Ya, I know. The Feast of Christ the King was Sunday, and His birthday is Christmas. Two separate events. However. I felt like trying to be one of those amazing moms who celebrate the liturgical year with their children. And all the amazing moms bake crown cakes on the Feast of Christ the King. Sweet. I can make a cake. Joseph likes cakes! He'll totally get it, and I'll feel like I made our faith real to him. Yep.
Yeah, they're really "getting it."
I had plans to make a truly grand crown cake--as in, one that resembled a crown. But reality struck and we ended up with a sheet cake with a crown outline via mini M&Ms (artfully designed by Sean). Eh, not bad, right?
And it was all going so well until Joseph said:
"So, when is Christ the King coming? Is it his berf-day?"
No no, Joe, we're celebrating the kingship of Christ. His birthday is Christmas.
"But ... when is He coming to eat the cake?"
Um, we saw him this morning at Mass, remember? And we're celebrating how he is our King. Sometimes you can celebrate something with a cake even if it's not a birthday.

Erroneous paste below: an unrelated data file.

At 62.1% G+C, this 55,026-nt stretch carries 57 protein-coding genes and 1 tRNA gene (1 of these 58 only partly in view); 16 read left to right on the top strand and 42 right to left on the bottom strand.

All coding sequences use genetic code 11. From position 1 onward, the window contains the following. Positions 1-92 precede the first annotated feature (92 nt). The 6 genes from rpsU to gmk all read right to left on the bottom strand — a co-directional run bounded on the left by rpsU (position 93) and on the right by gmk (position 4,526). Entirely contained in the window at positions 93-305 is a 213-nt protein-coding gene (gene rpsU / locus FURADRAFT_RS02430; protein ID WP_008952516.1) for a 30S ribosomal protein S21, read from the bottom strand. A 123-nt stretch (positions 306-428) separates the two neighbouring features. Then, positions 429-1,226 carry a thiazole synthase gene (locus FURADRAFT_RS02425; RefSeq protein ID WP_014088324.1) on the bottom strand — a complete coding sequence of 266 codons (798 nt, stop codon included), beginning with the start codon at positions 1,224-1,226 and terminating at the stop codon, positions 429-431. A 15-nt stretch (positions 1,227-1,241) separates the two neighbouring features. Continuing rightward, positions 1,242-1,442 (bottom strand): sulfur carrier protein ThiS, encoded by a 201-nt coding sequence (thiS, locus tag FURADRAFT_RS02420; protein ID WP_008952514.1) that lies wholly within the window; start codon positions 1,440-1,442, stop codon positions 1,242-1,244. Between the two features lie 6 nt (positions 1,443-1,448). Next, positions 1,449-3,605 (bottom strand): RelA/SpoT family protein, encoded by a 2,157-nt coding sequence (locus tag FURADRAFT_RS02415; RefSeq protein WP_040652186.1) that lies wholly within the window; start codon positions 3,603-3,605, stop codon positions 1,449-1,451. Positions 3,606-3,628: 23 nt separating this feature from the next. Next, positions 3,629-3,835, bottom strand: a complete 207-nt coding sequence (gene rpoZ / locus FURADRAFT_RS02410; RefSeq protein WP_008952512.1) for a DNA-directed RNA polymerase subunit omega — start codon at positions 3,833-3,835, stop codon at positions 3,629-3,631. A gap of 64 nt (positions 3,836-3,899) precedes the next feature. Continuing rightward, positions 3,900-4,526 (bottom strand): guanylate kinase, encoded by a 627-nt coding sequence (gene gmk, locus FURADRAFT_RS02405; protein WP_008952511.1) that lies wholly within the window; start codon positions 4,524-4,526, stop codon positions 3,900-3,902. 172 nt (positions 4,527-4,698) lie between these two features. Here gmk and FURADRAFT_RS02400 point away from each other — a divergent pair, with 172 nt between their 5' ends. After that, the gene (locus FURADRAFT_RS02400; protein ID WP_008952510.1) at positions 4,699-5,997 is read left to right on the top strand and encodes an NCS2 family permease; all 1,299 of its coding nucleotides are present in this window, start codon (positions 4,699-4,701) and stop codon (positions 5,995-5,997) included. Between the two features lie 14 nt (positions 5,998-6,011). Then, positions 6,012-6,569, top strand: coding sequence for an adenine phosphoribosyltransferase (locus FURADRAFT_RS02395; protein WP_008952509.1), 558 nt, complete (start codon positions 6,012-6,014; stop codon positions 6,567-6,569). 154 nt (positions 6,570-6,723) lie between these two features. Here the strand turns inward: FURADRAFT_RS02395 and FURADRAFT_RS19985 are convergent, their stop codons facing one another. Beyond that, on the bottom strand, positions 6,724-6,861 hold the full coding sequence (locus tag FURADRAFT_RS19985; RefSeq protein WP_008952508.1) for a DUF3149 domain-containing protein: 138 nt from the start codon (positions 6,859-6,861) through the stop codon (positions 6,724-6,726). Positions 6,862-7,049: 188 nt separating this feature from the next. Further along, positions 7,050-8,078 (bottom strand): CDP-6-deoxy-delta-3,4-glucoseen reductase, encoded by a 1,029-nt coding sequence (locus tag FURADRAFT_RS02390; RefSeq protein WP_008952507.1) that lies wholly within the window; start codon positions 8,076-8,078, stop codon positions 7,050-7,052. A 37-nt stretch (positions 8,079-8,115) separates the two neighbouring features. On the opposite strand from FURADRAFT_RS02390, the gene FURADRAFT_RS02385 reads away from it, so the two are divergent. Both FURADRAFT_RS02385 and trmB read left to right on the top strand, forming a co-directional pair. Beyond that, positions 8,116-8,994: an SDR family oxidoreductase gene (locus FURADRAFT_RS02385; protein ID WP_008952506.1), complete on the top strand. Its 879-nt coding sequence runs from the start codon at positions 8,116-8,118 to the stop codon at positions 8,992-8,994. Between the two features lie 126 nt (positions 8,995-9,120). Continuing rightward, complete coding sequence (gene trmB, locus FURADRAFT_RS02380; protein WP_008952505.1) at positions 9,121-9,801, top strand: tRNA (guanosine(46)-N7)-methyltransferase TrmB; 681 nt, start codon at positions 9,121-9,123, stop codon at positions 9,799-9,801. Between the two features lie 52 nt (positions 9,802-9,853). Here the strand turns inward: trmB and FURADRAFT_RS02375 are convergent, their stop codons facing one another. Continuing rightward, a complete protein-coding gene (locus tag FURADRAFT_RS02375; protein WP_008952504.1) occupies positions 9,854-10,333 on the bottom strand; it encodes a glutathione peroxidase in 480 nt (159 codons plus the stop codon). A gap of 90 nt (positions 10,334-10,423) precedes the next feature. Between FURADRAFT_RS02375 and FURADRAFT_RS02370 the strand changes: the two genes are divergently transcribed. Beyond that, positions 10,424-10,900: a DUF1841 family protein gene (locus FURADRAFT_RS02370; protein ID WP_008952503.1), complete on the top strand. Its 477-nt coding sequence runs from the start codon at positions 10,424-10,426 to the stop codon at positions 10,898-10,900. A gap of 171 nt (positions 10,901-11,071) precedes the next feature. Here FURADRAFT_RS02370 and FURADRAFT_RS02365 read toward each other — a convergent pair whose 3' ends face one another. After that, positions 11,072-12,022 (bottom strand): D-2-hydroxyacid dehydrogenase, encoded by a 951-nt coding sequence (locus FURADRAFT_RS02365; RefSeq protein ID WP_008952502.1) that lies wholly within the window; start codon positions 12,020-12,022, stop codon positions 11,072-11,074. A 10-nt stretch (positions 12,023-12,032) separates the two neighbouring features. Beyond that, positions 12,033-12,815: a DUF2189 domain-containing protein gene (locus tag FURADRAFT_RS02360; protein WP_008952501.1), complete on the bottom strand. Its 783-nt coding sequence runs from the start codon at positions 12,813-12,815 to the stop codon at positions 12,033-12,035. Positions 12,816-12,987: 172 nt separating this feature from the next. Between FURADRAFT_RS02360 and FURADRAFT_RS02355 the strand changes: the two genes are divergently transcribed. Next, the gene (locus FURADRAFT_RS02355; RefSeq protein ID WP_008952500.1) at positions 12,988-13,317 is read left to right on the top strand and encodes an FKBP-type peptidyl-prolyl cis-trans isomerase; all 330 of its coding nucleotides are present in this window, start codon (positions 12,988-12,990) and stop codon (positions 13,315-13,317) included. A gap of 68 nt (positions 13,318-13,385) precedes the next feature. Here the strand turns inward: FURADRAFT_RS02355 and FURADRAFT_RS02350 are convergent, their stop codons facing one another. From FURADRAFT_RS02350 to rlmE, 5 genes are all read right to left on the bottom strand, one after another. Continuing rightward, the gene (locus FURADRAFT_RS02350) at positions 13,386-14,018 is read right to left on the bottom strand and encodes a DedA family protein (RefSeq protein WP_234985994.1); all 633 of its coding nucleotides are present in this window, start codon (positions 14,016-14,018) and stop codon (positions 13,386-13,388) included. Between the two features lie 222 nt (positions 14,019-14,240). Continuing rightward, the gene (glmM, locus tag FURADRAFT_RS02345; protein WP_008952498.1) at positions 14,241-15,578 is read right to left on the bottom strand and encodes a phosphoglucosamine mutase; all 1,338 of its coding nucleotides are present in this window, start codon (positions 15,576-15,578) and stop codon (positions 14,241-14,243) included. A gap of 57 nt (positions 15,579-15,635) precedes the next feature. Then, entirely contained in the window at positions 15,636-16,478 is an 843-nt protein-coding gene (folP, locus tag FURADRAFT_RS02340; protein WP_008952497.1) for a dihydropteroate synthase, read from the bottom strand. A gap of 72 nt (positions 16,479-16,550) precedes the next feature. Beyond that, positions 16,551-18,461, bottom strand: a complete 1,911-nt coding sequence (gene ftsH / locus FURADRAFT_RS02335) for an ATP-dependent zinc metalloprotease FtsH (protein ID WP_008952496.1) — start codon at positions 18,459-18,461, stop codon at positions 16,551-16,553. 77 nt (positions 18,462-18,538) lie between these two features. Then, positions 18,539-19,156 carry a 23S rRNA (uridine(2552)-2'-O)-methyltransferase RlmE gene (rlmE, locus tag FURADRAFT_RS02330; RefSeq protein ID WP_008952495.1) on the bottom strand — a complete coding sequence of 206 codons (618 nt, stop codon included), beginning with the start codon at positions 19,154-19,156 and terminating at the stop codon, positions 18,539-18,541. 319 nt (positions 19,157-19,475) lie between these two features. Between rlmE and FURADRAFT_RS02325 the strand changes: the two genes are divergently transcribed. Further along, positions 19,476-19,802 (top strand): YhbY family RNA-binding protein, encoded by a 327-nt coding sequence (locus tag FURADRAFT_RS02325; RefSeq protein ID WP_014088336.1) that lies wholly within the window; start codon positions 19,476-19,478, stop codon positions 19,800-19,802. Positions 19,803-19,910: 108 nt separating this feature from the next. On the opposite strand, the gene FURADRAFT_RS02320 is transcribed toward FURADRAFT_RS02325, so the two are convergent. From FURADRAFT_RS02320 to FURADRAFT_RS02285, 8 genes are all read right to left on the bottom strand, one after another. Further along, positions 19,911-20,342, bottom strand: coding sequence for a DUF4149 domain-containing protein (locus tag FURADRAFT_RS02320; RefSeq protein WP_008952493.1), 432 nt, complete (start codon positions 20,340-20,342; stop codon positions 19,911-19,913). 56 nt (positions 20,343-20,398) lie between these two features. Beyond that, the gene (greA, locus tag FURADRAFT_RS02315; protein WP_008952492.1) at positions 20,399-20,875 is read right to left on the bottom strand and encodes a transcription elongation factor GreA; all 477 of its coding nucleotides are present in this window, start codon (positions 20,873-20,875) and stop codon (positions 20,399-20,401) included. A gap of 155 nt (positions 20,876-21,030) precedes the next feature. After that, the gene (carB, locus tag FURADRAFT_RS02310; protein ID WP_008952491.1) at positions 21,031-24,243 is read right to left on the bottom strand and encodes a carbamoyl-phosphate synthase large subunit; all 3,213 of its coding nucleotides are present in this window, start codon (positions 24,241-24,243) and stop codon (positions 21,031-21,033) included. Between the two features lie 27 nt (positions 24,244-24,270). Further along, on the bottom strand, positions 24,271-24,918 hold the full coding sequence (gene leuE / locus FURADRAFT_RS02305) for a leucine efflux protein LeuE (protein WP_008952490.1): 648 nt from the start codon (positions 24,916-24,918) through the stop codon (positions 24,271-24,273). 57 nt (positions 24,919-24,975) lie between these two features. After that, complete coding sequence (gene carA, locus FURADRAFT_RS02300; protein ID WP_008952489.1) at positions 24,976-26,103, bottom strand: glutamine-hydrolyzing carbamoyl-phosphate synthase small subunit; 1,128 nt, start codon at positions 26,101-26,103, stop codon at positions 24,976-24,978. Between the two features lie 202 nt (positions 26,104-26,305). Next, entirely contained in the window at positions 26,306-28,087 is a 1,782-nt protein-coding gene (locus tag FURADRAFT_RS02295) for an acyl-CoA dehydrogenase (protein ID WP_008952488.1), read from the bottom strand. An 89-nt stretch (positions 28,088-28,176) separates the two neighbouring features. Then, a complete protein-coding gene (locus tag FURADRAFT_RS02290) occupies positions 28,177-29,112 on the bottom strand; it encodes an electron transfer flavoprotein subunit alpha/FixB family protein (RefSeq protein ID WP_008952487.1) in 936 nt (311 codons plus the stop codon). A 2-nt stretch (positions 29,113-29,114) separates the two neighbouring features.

Joe is confused.
"I want to get out the hats."
And so at 5:30 p.m., our household consisted of:
- Joe, continuing to yammer incessantly about cake/crowns/hats/party paraphernalia
- Amby, wailing and falling to pieces because he got up at 5:00 a.m. and hates when I'm more than six inches out of his reach,
- Me, realizing that I failed to buy food for dinner because in addition to the cake, I spent Saturday cooking an early Thanksgiving feast for 10 of my in-laws and Sunday providing stroller-pushing, zipper-pulling, affirmation-giving help to my postpartum sister who desperately needed to find a schnazzy dress to wear to her husband's upcoming office Christmas party, and who wants to face an Ann Taylor dressing alone when you're accompanied by a three month old and wearing a nursing camisole? NOBODY.
At 5:30 p.m. we sat down, donned our hats, and ate the cake for dinner.
Who am I to deny a kid a party when he's got a perfectly good berf-day cake sitting in his kitchen.
Next year, we'll work on liturgical distinctions.